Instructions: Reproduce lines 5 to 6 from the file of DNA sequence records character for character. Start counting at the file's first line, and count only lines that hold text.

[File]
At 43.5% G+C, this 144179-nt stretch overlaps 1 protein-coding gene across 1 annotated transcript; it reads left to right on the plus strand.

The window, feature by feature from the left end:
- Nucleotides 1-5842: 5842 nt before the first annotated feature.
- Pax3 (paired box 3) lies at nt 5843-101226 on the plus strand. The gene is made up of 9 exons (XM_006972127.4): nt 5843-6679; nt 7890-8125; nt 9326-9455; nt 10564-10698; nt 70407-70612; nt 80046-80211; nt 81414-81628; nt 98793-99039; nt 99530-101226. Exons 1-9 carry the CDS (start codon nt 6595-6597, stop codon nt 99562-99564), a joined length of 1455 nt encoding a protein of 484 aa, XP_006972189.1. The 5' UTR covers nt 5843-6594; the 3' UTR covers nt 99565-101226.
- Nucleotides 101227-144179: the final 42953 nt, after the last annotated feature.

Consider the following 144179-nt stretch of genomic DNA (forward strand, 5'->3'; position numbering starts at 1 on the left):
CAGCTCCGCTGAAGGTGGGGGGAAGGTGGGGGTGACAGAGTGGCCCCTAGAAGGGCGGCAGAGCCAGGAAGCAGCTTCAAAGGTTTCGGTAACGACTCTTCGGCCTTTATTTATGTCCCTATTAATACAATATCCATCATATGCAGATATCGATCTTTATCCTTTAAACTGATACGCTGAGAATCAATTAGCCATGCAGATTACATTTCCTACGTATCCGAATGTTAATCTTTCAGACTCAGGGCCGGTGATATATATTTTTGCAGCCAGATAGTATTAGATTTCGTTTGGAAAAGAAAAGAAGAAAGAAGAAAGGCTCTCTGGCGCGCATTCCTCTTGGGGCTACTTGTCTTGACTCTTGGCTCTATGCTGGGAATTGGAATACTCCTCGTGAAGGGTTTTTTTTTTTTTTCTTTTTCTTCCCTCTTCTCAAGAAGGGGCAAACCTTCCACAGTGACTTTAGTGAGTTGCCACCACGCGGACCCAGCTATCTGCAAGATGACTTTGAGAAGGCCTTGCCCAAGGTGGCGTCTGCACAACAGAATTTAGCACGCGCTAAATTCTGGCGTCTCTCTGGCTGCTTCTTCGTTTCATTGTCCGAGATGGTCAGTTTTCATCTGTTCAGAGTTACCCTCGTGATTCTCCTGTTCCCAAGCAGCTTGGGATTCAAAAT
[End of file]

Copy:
- Nucleotides 101227-144179: the final 42953 nt, after the last annotated feature.

Consider the following 144179-nt stretch of genomic DNA (forward strand, 5'->3'; position numbering starts at 1 on the left):